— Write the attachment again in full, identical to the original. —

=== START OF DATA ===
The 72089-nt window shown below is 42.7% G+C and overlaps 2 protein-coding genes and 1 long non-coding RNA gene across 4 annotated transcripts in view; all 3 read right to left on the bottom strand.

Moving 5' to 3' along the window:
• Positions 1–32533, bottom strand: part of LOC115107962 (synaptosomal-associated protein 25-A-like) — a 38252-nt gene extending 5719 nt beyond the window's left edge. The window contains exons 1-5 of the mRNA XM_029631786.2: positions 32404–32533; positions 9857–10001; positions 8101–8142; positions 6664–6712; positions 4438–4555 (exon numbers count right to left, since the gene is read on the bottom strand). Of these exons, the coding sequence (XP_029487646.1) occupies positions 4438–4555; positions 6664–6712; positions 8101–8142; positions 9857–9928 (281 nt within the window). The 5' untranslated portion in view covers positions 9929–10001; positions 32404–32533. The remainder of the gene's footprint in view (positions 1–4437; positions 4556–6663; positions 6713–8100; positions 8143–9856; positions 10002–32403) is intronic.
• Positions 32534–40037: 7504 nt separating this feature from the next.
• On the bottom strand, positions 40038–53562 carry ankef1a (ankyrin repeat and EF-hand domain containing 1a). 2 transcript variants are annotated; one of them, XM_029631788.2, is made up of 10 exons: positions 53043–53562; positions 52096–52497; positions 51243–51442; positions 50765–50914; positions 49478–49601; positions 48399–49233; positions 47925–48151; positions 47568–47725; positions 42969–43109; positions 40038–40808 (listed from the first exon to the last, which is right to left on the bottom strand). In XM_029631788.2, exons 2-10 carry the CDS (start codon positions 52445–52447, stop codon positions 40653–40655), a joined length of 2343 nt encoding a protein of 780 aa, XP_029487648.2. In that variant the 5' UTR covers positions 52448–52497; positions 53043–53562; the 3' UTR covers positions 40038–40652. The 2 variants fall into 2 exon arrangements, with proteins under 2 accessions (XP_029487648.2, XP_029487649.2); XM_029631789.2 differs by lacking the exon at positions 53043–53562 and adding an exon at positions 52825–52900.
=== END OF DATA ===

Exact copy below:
The 72089-nt window shown below is 42.7% G+C and overlaps 2 protein-coding genes and 1 long non-coding RNA gene across 4 annotated transcripts in view; all 3 read right to left on the bottom strand.

Moving 5' to 3' along the window:
• Positions 1–32533, bottom strand: part of LOC115107962 (synaptosomal-associated protein 25-A-like) — a 38252-nt gene extending 5719 nt beyond the window's left edge. The window contains exons 1-5 of the mRNA XM_029631786.2: positions 32404–32533; positions 9857–10001; positions 8101–8142; positions 6664–6712; positions 4438–4555 (exon numbers count right to left, since the gene is read on the bottom strand). Of these exons, the coding sequence (XP_029487646.1) occupies positions 4438–4555; positions 6664–6712; positions 8101–8142; positions 9857–9928 (281 nt within the window). The 5' untranslated portion in view covers positions 9929–10001; positions 32404–32533. The remainder of the gene's footprint in view (positions 1–4437; positions 4556–6663; positions 6713–8100; positions 8143–9856; positions 10002–32403) is intronic.
• Positions 32534–40037: 7504 nt separating this feature from the next.
• On the bottom strand, positions 40038–53562 carry ankef1a (ankyrin repeat and EF-hand domain containing 1a). 2 transcript variants are annotated; one of them, XM_029631788.2, is made up of 10 exons: positions 53043–53562; positions 52096–52497; positions 51243–51442; positions 50765–50914; positions 49478–49601; positions 48399–49233; positions 47925–48151; positions 47568–47725; positions 42969–43109; positions 40038–40808 (listed from the first exon to the last, which is right to left on the bottom strand). In XM_029631788.2, exons 2-10 carry the CDS (start codon positions 52445–52447, stop codon positions 40653–40655), a joined length of 2343 nt encoding a protein of 780 aa, XP_029487648.2. In that variant the 5' UTR covers positions 52448–52497; positions 53043–53562; the 3' UTR covers positions 40038–40652. The 2 variants fall into 2 exon arrangements, with proteins under 2 accessions (XP_029487648.2, XP_029487649.2); XM_029631789.2 differs by lacking the exon at positions 53043–53562 and adding an exon at positions 52825–52900.